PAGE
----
GP partnership changes and your premises

James Molloy, real estate specialist at Hempsons, explains the key premises elements to consider when there is a change to a GP partnership.

Surgery premises are usually the most valuable asset and potentially costly liability a GP partnership will hold. It is therefore vital to consider the legal implications when a partner retires, or a new partner joins.

With the day-to-day responsibilities and pressures GPs face, these considerations are often overlooked, leading to future problems which can be costly and time consuming to unravel. As such, planning ahead and knowing what to do when partnership changes occur can save significant time and cost.

This article outlines 4 tips to help avoid these problems arising for your practice.

Tip 1 – Make sure the premises are in the names of current partners

Partners should routinely check that the title to the premises is registered in the correct names. This can be done by a simple Land Registry search, unless the partnership holds a lease, in which case there are other checks that can be done by your solicitor.

Retiring partners should, in most cases, be removed from the title and ideally replaced by incoming partners. This may seem obvious, however in our experience this is often overlooked creating risks for all concerned. From the partnership’s perspective, it means it does not have control over the legal title to the premises. Retired partners risk remaining liable for partnership mortgages and/or lease liabilities.

Tracking down a retired partner can sometimes prove very difficult, particularly where there is time pressure to get signatures.

Tip 2 – Make sure leases are “GP friendly” and be prepared for conditions on a lease assignment

If the partners hold a lease, it is important to understand whether it can be assigned (transferred) between the partners, ideally without the Landlord’s consent. If consent is required, you will need to understand what conditions may apply (for example, a guarantee from the retired partner).

Either way, there is usually a minimum number of tenants required to hold the lease at any one time, and it may be that a retiring partner cannot be released until this requirement is satisfied.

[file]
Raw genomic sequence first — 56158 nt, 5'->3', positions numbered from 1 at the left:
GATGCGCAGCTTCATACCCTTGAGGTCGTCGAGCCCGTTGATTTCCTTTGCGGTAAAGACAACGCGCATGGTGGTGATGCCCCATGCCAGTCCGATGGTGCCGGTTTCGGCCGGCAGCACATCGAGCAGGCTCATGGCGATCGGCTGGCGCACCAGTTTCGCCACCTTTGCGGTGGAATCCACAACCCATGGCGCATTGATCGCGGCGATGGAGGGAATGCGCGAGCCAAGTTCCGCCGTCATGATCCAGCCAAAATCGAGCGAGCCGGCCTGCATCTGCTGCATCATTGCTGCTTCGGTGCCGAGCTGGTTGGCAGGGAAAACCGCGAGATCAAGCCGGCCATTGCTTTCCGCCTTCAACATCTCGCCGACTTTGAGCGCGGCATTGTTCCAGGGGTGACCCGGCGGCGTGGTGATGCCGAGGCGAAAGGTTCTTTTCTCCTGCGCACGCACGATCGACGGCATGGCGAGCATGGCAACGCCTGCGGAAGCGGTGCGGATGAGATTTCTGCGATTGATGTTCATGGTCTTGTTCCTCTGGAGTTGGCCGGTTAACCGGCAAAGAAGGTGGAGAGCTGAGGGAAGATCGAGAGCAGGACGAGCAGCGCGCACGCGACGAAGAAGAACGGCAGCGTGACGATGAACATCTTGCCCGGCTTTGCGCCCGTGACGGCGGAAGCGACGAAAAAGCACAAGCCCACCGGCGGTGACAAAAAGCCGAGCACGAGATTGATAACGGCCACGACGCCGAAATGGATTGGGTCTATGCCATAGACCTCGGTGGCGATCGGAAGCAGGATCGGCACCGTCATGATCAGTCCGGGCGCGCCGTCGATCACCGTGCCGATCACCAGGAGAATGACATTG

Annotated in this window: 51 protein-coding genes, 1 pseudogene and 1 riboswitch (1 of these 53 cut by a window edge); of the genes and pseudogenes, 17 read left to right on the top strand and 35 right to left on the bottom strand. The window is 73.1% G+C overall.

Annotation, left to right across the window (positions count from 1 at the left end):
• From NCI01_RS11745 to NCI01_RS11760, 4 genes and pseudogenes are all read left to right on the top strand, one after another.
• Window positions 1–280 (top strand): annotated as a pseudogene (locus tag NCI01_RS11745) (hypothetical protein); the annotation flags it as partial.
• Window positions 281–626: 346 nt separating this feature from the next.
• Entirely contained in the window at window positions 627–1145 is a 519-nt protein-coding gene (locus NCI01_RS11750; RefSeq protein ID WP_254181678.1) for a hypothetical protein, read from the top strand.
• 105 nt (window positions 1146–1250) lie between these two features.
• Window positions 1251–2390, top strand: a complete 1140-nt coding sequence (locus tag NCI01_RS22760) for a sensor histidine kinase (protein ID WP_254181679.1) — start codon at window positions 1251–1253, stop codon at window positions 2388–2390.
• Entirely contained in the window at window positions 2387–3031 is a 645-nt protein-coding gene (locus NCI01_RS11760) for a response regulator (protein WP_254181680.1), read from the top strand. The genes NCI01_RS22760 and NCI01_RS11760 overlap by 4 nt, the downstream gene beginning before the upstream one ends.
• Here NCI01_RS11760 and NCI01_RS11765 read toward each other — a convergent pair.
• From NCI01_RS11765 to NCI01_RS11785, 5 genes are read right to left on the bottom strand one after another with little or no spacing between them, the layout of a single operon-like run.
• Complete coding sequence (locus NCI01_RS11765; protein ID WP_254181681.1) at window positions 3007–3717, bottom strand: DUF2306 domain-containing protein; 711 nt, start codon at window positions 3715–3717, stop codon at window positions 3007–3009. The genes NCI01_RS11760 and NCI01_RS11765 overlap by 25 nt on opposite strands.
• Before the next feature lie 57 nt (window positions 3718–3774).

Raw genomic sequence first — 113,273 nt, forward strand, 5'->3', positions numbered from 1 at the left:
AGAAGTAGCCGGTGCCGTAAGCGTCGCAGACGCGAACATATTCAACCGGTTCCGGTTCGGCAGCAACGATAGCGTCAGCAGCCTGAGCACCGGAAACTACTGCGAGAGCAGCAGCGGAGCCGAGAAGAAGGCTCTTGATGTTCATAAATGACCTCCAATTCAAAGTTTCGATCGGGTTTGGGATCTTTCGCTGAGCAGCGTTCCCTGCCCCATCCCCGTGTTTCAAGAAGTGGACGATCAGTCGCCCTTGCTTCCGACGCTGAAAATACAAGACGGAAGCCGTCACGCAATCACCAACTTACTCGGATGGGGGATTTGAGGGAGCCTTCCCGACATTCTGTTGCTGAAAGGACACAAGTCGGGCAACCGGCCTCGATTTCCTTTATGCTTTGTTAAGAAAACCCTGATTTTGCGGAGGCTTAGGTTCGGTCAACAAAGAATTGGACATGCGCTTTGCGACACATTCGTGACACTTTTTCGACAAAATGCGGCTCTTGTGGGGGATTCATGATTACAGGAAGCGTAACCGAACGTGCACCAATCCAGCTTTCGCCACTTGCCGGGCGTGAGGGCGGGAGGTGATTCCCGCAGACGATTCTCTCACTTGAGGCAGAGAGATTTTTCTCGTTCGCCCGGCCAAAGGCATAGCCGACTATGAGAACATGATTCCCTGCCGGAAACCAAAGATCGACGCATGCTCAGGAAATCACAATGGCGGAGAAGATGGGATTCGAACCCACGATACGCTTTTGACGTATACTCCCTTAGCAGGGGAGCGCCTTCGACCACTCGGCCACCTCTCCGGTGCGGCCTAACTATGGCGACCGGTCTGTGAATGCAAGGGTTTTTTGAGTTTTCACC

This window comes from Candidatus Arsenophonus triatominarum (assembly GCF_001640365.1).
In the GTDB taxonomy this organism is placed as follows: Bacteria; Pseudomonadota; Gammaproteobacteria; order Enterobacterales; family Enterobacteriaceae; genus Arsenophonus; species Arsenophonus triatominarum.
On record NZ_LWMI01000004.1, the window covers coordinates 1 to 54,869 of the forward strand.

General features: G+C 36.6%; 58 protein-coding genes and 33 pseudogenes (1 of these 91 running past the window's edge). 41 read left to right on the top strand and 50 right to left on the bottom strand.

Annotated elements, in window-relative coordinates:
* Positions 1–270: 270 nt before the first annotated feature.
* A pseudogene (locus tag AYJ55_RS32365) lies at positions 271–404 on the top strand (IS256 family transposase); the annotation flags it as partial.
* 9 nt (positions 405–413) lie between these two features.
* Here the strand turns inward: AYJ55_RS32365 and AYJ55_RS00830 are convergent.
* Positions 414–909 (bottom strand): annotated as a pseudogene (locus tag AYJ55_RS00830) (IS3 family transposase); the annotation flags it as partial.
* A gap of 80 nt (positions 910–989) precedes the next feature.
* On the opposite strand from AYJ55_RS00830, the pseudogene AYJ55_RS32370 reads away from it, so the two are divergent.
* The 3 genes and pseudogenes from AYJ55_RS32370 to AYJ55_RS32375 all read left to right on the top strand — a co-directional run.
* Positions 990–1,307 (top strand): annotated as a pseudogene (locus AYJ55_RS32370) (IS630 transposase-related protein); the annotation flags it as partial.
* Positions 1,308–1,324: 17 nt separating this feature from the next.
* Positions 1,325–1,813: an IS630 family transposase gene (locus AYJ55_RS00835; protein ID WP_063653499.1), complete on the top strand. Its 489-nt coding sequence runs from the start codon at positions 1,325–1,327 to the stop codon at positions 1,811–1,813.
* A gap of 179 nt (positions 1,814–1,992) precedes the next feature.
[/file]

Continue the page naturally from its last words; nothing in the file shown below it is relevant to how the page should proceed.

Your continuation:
Obtaining advice from specialist medical surveyors and solicitors when leases are first negotiated can save significant costs (perhaps several thousand pounds) when partnership changes arise.

Tip 3 – Make sure valuation terms are clear.

If the surgery is owned by the partnership, it is important that the partners document the assumptions that apply to its valuation and these are followed consistently in partnership changes. Otherwise, some partners inevitably risk feeling aggrieved when valuations do not match expectations, which can lead to costly disputes.

The terms on which the surgery is to be valued should be set out in the Partnership Agreement and discussed with a specialist medical surveyor.

Tip 4 – Make sure lender requirements on refinancing are actioned promptly

If the surgery is mortgaged, then a retiring partner will often need to be released from their obligations to the lender. For incoming partners, the lender will likely have specific requirements which need to be dealt with before funds, and sometimes retired partners, can be released.

Lenders may have specific due diligence requirements (for example, property searches) that must be satisfied before releasing mortgage funds. These requirements can take several weeks to process. We often see these being left to the last minute which can cause issues, particularly where a retired partner is anxious to receive funds often with tax deadlines looming. Therefore, advanced planning is essential.

First published in GP Business in March 2024.